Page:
Hugh Miller – Sidoti & Company

It’s very helpful insight. Thank you. And I guess in some of the prepared remarks, you talked about kind of the conversion pipeline and kind of the candidate conversion that you’re looking at in trying to get in the pipeline seems to be from what you’re saying, larger in average size than what you’ve seen in the past, is that correct? And if so, is there a particular reason why these potential conversions are kind of growing in size aside from market appreciation and those types of things?

Jud Bergman

Yes, so that is true. You heard me correctly. It’s an encouraging aspect of our business if you look down – if you look into the pipeline of enterprise conversion opportunities. And you asked the question of why is that. And I think that there’s several factors. One is that as Envestnet proves up its solutions, firms that might not have considered us three, four, five, six years ago are now taking a second and even in some cases, a third look at us. And while they may have passed on the first or in some cases the second try, they are now signing up with us.

Now why is that part of that REIT, is that we’ve grown, we’ve proved up the solution, that opens up new doors of opportunity for us.

But I also think that’s a positive sort of Envestnet-centric element. But I think that there is a very powerful element that is beyond Envestnet that I think is accelerating some of this. And it’s the development of mobile technology that enables advisors to run their business away from a desktop.

And I believe that this is driving primary demand from advisors who want more flexibility in how they render their wealth management. And advisors that are with captive, legacy, mainframe systems are having a tough time getting those systems into a web-based or a tablet-based environment.

And so I believe that that’s a powerful external motivating factor at the home offices at the very highest level, the CEO level. The presidents that run the distribution arms of these firms need to be, want to be responsive to their best advisors who want that mobile solution now.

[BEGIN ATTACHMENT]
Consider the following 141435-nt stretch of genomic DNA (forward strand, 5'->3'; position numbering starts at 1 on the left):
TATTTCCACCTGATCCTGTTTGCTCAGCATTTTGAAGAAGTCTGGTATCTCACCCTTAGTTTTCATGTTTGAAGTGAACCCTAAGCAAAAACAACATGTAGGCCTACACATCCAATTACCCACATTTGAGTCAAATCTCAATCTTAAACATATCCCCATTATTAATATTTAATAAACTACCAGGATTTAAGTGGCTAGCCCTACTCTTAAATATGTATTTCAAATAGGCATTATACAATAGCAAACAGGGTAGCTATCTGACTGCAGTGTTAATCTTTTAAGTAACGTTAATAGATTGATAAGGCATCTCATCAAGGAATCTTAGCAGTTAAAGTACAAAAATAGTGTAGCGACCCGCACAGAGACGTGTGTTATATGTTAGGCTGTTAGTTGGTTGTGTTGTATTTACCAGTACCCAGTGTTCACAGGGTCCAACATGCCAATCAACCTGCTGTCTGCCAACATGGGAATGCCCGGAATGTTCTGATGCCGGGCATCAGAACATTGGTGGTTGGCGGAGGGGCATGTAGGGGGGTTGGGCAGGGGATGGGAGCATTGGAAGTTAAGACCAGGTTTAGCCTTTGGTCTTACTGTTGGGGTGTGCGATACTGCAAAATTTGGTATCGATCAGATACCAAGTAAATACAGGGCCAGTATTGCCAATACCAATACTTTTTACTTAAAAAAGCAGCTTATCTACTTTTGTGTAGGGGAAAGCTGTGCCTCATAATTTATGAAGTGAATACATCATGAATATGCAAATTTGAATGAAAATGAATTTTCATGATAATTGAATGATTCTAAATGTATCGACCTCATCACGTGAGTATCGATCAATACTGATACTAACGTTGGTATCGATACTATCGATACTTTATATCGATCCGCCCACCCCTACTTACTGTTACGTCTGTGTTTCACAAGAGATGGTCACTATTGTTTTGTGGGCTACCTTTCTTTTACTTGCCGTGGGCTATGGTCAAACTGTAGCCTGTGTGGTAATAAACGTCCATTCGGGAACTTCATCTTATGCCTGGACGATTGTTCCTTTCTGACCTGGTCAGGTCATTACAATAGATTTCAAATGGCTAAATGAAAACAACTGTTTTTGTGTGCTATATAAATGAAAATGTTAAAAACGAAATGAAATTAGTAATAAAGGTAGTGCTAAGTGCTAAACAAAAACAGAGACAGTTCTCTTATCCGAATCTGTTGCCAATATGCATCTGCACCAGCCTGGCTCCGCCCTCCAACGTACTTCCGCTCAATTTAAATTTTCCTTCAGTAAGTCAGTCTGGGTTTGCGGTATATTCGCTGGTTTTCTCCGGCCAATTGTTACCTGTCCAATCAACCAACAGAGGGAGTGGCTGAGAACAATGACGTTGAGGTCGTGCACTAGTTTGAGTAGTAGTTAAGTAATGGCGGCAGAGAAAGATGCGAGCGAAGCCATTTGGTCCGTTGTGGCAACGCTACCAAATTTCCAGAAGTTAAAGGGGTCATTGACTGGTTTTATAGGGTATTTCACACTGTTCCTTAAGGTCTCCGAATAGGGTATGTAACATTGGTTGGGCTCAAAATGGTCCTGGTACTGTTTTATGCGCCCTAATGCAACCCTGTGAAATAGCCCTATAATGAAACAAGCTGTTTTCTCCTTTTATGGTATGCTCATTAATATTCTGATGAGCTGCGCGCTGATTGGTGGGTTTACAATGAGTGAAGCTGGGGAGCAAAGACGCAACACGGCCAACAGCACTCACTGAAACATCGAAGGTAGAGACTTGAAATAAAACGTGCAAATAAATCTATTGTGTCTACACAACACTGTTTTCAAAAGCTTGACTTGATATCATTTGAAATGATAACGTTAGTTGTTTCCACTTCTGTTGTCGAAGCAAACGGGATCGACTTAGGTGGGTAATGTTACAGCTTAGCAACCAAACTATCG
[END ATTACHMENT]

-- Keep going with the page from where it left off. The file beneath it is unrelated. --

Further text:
And I think increasingly large firms are concluding that they’re going to get a better solution faster and ultimately more cheaply by partnering with Envestnet than in developing it in house.

Hugh Miller – Sidoti & Company

Great color there. I do appreciate that. And another question just with regards to as we take a look at the WMS acquisition and the time period between purchase and integration and now Placemark and that kind of time period, given how busy you are at integrating those deals and also the organic conversion pipeline, does that make you guys more selective when you consider other consolidating or strategic transactions or is there the mindset that you just do more hiring in order to kind of get something else to be a part of the system if it makes sense to do so?

Jud Bergman

So that’s a great question. And I was not prepared to answer that, so I’m going to answer that but it may not be a fully thought through answer with respect to how we exactly approach that.

I would like to first of all talk about consolidating transactions. And then I may have a little different approach on the strategic transaction. On the consolidating transactions, we’ve been very selective and very disciplined in making sure that they need or exceed our required hurdle rates.

I don’t see those required hurdle rates either being lowered nor do I see them being increased. I think that we’ve got a core operating competence of doing large scale and complex conversions and we want to leverage that through disciplined strategy activity.

Now having said that, we’re trying to balance doing that activity in a way that it does not impede, slow down or mitigate in any way our very strong organic growth, our organic conversion growth.

And so from there, it would not be a bad conclusion to draw that over the next six months, there may be a decline of consolidating acquisition activity. That would not be a crazy conclusion to make.